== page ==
Minka is a teenage Polynesian boy living in the heart of the city. With his P-addicted mother well on the way to going completely off the rails, three people enter his life - each with a promise - each with the power to destroy.
One night. One house. One Island. Everything changes for a lonely man and three delinquent kids. Three teenagers on the run, break into an empty holiday home on Auckland's stunning Waiheke Island. It's party time for the siblings until the owner unexpectedly arrives home, is knocked unconscious, and one of them is seriously injured. An unlikely bond forms as they attempt to get off the island.Written by
Low budget and local all too often translate to what's basically a TV movie bunged up on the big screen. In his feature debut, writer/director Paolo Rotondo deftly avoids all the usual clichés and pitfalls, cleverly keeping the action largely confined to a home under siege, and delivering that rarest of micro-budget gems – a real honest-to-the-moniker movie.
Hanelle Harris, Jesse-James Rehu Pickery, and Calae Hignett-Morgan are never less than convincing as the tearaway teens, escaping the Auckland mainland to hang out, shoplift and purse-snatch on Waiheke Island, before breaking in to an upmarket house to raid the drinks cabinet and graffiti the walls. The young acting trio bring a real sense of loving, if broken, family, and a palpable air of menace to the owner of the upmarket beachfront home they invade.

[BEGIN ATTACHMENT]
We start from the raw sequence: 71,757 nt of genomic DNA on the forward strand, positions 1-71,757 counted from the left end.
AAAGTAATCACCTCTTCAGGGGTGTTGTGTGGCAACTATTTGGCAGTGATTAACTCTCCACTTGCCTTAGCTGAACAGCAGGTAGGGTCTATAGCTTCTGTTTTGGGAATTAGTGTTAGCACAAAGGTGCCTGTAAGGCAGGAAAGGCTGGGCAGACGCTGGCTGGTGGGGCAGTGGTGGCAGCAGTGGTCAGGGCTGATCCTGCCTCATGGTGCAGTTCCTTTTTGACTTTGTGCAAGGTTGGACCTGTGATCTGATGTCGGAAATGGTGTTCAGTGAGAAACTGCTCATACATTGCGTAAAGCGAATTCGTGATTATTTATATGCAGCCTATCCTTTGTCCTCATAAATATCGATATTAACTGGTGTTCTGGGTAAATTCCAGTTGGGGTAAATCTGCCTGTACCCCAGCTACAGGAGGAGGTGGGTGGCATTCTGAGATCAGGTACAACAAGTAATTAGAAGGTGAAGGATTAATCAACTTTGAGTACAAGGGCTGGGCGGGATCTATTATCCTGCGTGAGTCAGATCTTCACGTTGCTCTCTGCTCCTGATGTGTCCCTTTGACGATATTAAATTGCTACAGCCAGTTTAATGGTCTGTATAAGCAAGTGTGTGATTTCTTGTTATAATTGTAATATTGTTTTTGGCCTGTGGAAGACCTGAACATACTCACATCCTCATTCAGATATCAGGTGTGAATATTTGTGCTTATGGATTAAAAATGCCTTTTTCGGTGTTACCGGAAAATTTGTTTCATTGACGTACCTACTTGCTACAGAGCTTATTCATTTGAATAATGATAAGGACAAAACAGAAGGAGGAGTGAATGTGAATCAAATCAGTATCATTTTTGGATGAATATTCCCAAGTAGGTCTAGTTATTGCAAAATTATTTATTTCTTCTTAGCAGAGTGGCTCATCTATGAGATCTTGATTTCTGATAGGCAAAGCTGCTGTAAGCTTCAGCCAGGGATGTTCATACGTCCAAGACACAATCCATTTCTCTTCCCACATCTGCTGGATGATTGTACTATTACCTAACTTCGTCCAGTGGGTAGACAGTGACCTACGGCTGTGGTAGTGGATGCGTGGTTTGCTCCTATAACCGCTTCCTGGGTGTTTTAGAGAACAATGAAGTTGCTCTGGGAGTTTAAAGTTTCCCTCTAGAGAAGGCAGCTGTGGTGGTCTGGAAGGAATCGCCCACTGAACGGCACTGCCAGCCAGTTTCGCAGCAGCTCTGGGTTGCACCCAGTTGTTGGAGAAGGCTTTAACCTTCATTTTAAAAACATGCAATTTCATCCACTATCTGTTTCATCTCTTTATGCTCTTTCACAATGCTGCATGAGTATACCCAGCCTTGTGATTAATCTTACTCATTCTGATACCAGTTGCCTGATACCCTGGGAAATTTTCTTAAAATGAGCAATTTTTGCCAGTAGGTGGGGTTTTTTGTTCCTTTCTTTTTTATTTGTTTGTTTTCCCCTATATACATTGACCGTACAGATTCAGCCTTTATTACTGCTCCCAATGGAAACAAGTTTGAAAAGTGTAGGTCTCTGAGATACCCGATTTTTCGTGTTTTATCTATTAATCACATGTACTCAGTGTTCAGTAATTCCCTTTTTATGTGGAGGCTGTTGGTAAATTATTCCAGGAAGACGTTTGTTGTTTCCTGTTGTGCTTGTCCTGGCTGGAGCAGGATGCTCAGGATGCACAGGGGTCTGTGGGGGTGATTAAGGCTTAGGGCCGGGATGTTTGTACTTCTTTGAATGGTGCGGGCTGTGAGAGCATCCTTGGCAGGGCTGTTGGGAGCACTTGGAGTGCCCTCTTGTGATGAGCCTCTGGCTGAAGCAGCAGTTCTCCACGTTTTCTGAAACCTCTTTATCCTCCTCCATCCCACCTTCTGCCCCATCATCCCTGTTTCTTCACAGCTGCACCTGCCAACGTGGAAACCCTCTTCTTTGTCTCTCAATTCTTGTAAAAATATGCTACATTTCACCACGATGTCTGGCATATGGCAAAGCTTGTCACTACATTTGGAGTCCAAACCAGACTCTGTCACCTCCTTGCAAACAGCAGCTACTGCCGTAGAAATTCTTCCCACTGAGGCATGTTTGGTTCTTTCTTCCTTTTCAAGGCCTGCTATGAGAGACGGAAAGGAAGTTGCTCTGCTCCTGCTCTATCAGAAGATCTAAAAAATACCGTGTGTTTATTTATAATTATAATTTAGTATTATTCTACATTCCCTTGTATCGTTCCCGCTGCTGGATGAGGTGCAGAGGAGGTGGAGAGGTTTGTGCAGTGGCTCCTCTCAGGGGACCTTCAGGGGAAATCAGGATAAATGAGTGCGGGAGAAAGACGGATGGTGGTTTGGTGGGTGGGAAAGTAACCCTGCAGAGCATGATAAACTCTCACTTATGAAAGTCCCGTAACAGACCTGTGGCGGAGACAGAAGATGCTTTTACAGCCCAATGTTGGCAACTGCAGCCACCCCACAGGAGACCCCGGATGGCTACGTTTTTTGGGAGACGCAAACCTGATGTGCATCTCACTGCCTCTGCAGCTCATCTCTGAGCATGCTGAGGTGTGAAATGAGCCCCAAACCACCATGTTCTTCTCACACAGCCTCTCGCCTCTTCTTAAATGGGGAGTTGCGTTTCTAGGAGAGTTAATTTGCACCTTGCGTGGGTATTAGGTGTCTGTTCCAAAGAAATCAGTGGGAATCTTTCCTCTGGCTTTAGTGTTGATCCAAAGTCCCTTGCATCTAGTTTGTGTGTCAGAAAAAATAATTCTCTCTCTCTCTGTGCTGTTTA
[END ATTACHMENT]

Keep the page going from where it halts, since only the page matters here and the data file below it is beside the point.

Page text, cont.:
The politics of privilege and race, have and have-nots, may be contentious, but this is a New Zealand film with a wider underlying message about whanau that's heartfelt and, ultimately, hits home. As the troubled delinquents tell their equally troubled captive: "You're our family. We're wards of the state - we're everyone's kids." As the home owner turned hostage, Colin Moy quietly radiates the sense of a man broken by his spiritual burden. Tough, tense, realistic and rough, deliberately paced, and never shirking moments of silence, violence and, ultimately, reconciliation, Orphans and Kingdoms is a tightly scripted, sincerely acted, ably-directed/shot/soundtracked and edited example of a little film with a big heart, crafted with a care and commendable commitment that belies its humble budget and technical constraints.
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